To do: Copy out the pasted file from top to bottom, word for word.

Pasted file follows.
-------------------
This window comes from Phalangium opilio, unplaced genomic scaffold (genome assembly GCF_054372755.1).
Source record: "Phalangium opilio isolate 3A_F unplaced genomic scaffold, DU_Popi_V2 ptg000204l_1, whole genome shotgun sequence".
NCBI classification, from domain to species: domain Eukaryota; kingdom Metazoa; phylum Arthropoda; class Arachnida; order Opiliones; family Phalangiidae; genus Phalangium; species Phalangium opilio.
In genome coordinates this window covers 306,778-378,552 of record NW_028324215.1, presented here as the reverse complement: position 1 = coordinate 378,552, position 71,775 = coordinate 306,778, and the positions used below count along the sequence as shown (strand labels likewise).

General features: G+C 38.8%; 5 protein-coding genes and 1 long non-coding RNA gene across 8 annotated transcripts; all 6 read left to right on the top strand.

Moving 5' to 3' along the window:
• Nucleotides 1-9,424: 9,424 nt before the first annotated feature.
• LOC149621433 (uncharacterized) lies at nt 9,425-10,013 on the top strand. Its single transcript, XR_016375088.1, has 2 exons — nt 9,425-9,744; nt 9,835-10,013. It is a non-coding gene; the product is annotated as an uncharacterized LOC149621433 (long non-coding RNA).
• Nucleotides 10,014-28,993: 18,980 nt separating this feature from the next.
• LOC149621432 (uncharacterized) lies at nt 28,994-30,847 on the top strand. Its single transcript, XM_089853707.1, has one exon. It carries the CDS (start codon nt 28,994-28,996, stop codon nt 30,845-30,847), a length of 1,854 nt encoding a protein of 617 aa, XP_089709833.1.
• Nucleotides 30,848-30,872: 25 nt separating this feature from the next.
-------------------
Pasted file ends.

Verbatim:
This window comes from Phalangium opilio, unplaced genomic scaffold (genome assembly GCF_054372755.1).
Source record: "Phalangium opilio isolate 3A_F unplaced genomic scaffold, DU_Popi_V2 ptg000204l_1, whole genome shotgun sequence".
NCBI classification, from domain to species: domain Eukaryota; kingdom Metazoa; phylum Arthropoda; class Arachnida; order Opiliones; family Phalangiidae; genus Phalangium; species Phalangium opilio.
In genome coordinates this window covers 306,778-378,552 of record NW_028324215.1, presented here as the reverse complement: position 1 = coordinate 378,552, position 71,775 = coordinate 306,778, and the positions used below count along the sequence as shown (strand labels likewise).

General features: G+C 38.8%; 5 protein-coding genes and 1 long non-coding RNA gene across 8 annotated transcripts; all 6 read left to right on the top strand.

Moving 5' to 3' along the window:
• Nucleotides 1-9,424: 9,424 nt before the first annotated feature.
• LOC149621433 (uncharacterized) lies at nt 9,425-10,013 on the top strand. Its single transcript, XR_016375088.1, has 2 exons — nt 9,425-9,744; nt 9,835-10,013. It is a non-coding gene; the product is annotated as an uncharacterized LOC149621433 (long non-coding RNA).
• Nucleotides 10,014-28,993: 18,980 nt separating this feature from the next.
• LOC149621432 (uncharacterized) lies at nt 28,994-30,847 on the top strand. Its single transcript, XM_089853707.1, has one exon. It carries the CDS (start codon nt 28,994-28,996, stop codon nt 30,845-30,847), a length of 1,854 nt encoding a protein of 617 aa, XP_089709833.1.
• Nucleotides 30,848-30,872: 25 nt separating this feature from the next.